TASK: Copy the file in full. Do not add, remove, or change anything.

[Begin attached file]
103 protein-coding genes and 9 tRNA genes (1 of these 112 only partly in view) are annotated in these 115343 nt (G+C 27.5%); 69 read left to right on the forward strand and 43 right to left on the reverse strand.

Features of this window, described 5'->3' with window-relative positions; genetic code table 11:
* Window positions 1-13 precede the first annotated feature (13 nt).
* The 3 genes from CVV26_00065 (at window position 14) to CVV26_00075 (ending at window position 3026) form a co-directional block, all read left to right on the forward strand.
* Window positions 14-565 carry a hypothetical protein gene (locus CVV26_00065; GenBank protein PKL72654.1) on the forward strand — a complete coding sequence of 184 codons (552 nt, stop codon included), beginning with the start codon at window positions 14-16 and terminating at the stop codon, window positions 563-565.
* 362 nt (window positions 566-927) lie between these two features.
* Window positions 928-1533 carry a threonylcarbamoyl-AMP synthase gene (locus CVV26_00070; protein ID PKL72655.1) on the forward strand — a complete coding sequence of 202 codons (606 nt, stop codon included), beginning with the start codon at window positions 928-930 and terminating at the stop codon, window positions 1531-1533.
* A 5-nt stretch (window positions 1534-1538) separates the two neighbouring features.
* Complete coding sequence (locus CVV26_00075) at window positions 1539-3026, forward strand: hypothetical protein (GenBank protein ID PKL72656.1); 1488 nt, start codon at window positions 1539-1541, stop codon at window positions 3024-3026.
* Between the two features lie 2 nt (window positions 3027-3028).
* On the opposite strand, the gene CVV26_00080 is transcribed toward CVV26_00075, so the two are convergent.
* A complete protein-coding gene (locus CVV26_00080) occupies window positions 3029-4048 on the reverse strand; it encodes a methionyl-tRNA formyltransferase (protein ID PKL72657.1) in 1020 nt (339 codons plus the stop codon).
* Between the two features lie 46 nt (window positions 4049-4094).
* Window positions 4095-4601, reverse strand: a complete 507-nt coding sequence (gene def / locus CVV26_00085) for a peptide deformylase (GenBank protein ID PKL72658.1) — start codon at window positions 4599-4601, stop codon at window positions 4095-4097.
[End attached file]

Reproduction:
103 protein-coding genes and 9 tRNA genes (1 of these 112 only partly in view) are annotated in these 115343 nt (G+C 27.5%); 69 read left to right on the forward strand and 43 right to left on the reverse strand.

Features of this window, described 5'->3' with window-relative positions; genetic code table 11:
* Window positions 1-13 precede the first annotated feature (13 nt).
* The 3 genes from CVV26_00065 (at window position 14) to CVV26_00075 (ending at window position 3026) form a co-directional block, all read left to right on the forward strand.
* Window positions 14-565 carry a hypothetical protein gene (locus CVV26_00065; GenBank protein PKL72654.1) on the forward strand — a complete coding sequence of 184 codons (552 nt, stop codon included), beginning with the start codon at window positions 14-16 and terminating at the stop codon, window positions 563-565.
* 362 nt (window positions 566-927) lie between these two features.
* Window positions 928-1533 carry a threonylcarbamoyl-AMP synthase gene (locus CVV26_00070; protein ID PKL72655.1) on the forward strand — a complete coding sequence of 202 codons (606 nt, stop codon included), beginning with the start codon at window positions 928-930 and terminating at the stop codon, window positions 1531-1533.
* A 5-nt stretch (window positions 1534-1538) separates the two neighbouring features.
* Complete coding sequence (locus CVV26_00075) at window positions 1539-3026, forward strand: hypothetical protein (GenBank protein ID PKL72656.1); 1488 nt, start codon at window positions 1539-1541, stop codon at window positions 3024-3026.
* Between the two features lie 2 nt (window positions 3027-3028).
* On the opposite strand, the gene CVV26_00080 is transcribed toward CVV26_00075, so the two are convergent.
* A complete protein-coding gene (locus CVV26_00080) occupies window positions 3029-4048 on the reverse strand; it encodes a methionyl-tRNA formyltransferase (protein ID PKL72657.1) in 1020 nt (339 codons plus the stop codon).
* Between the two features lie 46 nt (window positions 4049-4094).
* Window positions 4095-4601, reverse strand: a complete 507-nt coding sequence (gene def / locus CVV26_00085) for a peptide deformylase (GenBank protein ID PKL72658.1) — start codon at window positions 4599-4601, stop codon at window positions 4095-4097.